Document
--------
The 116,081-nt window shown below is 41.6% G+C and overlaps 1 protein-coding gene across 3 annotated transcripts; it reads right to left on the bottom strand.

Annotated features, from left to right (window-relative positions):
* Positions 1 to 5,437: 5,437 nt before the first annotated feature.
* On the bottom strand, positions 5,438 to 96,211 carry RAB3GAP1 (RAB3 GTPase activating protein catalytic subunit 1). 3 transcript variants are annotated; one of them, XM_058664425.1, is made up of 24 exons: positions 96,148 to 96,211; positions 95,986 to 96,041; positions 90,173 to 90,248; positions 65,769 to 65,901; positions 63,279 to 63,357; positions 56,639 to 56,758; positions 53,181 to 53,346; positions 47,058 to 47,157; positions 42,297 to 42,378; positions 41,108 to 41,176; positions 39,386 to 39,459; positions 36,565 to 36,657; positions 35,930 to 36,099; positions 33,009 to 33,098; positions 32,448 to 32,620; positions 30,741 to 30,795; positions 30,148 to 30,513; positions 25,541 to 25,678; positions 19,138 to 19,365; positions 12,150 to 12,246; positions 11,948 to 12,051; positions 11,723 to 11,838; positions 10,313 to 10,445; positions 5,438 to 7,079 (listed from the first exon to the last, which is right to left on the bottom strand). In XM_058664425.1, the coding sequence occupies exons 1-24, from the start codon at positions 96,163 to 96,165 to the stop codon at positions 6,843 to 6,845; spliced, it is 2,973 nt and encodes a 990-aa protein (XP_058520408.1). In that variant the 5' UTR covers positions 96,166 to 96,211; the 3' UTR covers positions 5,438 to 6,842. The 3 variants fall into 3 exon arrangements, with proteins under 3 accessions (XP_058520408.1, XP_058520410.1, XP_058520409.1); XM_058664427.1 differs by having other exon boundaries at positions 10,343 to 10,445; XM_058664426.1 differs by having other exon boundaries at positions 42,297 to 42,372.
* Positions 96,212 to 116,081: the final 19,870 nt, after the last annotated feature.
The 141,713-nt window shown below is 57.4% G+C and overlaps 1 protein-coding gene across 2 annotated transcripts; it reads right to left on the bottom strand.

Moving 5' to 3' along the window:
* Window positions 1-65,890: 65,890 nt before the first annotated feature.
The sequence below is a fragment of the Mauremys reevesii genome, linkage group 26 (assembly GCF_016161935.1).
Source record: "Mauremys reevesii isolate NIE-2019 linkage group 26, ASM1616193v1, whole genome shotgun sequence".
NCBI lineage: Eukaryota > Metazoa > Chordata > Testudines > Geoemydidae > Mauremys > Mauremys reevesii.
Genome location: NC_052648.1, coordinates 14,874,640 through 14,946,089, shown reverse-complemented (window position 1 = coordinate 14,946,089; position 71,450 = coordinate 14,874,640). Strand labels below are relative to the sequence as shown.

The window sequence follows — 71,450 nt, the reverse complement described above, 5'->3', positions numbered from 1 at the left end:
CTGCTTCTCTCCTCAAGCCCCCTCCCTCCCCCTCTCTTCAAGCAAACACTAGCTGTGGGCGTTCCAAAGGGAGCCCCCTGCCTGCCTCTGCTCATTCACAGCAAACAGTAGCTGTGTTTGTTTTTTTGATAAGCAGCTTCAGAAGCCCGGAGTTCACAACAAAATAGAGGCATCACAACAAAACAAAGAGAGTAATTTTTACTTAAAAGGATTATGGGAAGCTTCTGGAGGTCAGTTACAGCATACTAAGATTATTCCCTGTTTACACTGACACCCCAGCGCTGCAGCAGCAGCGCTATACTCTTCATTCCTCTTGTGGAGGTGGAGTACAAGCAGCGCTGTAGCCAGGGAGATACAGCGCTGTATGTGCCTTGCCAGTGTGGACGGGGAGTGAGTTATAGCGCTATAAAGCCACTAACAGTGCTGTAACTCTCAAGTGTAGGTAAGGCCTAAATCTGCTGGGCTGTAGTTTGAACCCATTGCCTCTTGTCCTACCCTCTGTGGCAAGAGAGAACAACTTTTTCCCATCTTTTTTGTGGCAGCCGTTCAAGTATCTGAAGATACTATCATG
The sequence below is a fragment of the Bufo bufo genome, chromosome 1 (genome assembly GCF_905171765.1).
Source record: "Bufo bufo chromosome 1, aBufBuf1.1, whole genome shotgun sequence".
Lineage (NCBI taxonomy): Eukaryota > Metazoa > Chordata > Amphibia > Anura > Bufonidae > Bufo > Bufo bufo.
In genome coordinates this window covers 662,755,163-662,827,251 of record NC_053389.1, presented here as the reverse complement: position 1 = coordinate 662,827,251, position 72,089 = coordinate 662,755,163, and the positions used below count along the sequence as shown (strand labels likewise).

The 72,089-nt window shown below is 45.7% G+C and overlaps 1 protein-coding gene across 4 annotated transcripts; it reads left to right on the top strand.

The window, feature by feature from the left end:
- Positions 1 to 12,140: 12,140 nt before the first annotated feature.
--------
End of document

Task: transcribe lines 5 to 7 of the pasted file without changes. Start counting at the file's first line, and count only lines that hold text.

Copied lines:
* Positions 96,212 to 116,081: the final 19,870 nt, after the last annotated feature.
The 141,713-nt window shown below is 57.4% G+C and overlaps 1 protein-coding gene across 2 annotated transcripts; it reads right to left on the bottom strand.

Moving 5' to 3' along the window: